One of the major considerations for expats when looking for a new country to live in is whether they’ll be able to continue indulging in their hobbies and passions. Golfing expats are particularly concerned with this question, and with good reason – you can take your stamp collection with you, you can buy a new winemaking kit, you can even play basketball in your neighbor’s backyard, but without golf courses, you’re not going to be playing any golf.
Fortunately, if you’re a golfer heading to Australia, you’re extremely lucky – your destination is the country that has the highest number of courses per person in the world.Of course, quantity isn’t the only thing that counts – you also want quality, or at least a course that matches your needs. Western Australia has an incredible variety of courses, from fancy, high-class clubs to small, neighborhood courses, even courses for mini golf, and plenty of public driving ranges. If you’re in Western Australia, you’ll probably be in or around Perth, which is where most of the population is concentrated and also where most of the golfing action is.
Here are five great courses that you should visit if you’re in Western Australia.
● Lake Karrinyup Country Club: This private golf club near the city of Perth was designed by Alex Russell and opened for play in 1930. It has regularly appeared on lists of the best golf courses in Australia. It has an 18-hole championship course and a 9-hole short course, set in a mixture of woodland and wetland, with the titular lake of course being the centre of it all, visible from most of the holes and beautifully incorporated into some of them. Apart from being great for golfing, the setting makes the club a great home for a rich assortment of birds and trees, as well as housing a kangaroo population.
● The Links, Kennedy Bay: This relatively new 18-hole links course is considered by many to be one of the best golf courses in the region and the best public course in the country. It was designed by Roger Mackay and Michael Coate along with Ian Baker Finch, and although it is mostly very traditional, there is a definite modern touch to it. There’s also a distinctly local touch, such as the native bush that has been used to create the rough.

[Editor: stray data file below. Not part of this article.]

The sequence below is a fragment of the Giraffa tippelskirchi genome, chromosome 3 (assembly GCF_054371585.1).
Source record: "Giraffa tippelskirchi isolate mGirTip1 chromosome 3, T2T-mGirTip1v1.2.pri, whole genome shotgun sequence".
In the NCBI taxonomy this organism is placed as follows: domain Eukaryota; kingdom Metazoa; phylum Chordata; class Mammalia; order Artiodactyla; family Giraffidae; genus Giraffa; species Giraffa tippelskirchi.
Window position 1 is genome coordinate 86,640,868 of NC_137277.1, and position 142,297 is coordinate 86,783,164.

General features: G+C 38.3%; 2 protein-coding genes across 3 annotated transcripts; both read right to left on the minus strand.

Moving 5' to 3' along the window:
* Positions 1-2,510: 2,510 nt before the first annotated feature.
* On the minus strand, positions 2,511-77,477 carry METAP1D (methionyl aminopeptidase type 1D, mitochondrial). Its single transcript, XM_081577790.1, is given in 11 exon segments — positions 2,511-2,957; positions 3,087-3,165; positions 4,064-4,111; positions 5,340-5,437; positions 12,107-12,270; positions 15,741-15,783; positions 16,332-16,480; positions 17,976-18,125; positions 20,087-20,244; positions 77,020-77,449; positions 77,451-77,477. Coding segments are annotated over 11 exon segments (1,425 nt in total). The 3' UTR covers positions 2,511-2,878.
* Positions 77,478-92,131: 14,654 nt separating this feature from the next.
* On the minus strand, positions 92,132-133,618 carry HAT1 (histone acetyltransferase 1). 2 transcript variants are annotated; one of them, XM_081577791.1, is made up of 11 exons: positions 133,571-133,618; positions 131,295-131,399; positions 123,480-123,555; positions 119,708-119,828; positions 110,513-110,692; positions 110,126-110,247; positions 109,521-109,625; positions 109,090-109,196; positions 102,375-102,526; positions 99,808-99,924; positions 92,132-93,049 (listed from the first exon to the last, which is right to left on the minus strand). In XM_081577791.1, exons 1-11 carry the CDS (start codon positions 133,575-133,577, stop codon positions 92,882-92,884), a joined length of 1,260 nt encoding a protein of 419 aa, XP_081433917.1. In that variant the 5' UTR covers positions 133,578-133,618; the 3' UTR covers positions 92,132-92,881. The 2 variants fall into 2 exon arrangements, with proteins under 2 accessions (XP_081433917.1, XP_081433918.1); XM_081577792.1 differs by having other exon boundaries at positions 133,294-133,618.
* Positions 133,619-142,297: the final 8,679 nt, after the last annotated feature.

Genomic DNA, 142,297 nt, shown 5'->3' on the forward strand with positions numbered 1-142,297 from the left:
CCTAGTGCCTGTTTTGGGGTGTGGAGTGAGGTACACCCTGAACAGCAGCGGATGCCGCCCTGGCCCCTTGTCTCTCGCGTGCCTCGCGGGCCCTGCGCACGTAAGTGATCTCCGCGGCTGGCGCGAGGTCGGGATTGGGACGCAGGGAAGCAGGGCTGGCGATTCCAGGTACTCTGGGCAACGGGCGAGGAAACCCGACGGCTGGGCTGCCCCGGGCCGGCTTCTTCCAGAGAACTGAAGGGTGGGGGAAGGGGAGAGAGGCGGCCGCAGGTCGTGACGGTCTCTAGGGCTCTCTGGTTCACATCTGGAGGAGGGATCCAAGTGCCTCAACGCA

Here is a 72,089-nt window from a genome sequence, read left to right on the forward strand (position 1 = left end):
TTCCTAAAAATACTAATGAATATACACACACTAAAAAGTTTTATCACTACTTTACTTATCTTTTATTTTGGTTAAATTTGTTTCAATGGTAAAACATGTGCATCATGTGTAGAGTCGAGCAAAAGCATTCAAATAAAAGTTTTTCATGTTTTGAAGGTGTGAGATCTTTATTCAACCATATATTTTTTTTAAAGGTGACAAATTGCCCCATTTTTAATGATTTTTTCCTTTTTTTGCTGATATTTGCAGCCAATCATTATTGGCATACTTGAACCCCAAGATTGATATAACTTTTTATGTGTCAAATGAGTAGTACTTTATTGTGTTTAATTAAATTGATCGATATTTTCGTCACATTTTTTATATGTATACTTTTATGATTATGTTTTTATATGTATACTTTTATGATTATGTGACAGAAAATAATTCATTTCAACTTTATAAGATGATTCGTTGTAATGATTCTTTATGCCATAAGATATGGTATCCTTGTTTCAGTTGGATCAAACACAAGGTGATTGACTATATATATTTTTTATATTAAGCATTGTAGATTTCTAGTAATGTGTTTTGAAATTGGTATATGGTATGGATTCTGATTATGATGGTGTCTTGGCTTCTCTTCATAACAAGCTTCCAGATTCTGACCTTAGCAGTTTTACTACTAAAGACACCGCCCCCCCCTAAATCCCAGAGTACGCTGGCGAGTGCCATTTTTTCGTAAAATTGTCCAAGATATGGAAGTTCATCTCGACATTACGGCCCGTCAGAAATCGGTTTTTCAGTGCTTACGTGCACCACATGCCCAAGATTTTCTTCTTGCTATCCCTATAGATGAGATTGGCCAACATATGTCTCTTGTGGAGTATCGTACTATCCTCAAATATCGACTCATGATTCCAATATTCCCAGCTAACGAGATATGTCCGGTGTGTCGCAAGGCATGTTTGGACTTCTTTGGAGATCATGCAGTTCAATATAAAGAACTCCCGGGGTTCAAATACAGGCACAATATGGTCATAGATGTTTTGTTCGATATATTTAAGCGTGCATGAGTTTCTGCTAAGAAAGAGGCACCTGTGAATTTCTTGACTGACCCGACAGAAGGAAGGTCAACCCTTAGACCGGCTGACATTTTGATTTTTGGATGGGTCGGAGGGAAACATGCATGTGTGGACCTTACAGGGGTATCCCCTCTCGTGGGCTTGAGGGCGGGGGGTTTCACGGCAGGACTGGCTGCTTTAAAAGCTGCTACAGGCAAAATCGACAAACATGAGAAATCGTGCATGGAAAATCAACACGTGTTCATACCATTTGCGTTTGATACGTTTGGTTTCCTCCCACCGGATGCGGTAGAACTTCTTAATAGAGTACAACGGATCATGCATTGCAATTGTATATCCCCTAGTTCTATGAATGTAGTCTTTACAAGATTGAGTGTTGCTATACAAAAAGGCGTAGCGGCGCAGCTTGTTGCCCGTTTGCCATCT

As a links course, it has everything one could want – pot bunkers with revetted faces, gently undulating sand dunes, and fast fairways with slick greens. In addition, since the course is right on the coast, nearly touching the Indian Ocean, there are many points at which you can both hear and see the sea. The facilities around the course are still unfinished, but with a course like this, one hardly cares.
● Western Australian Golf Club: Originally designed by Eustace Cohen and later modified by Alex Russell while he was working on the nearby Lake Karrinyup, this is an 18-hole course in the hills of Yokine, also a short distance from Perth. In fact, you can get a spectacular view of the city at several points in the course. Western Australian is also regarded as one of the best courses in Australia, and in 2010 it was the chosen location for the Western Australian Open championship.
● Cottesloe Golf Club: The Cottesloe Golf Club is again not far from Perth – but it’s definitely worth visiting, because not only is the golf course an old favorite, but Cottesloe itself is a quiet little town with great cafes and beaches. The course starts off quite easy but gradually gets more and more challenging. It has seen numerous changes through the years, including one relocation in the early years and rather extensive improvements for the 2008 centenary.
● Joondalup Resort: Around 30 km north of Perth and a few kilometers away from the Sunset Coast, Joondalup Resort is home to three wonderful 9-hole courses that make for a spectacular 27-hole championship course. It is built over bushland, gum tree groves, lakes, limestone quarries, and sand dunes, so the courses are constantly and dramatically changing. Joondalup is one of the few golf locations in Australia to be designed by Robert Trent Jones Jr, and is considered one of the best and most challenging choices.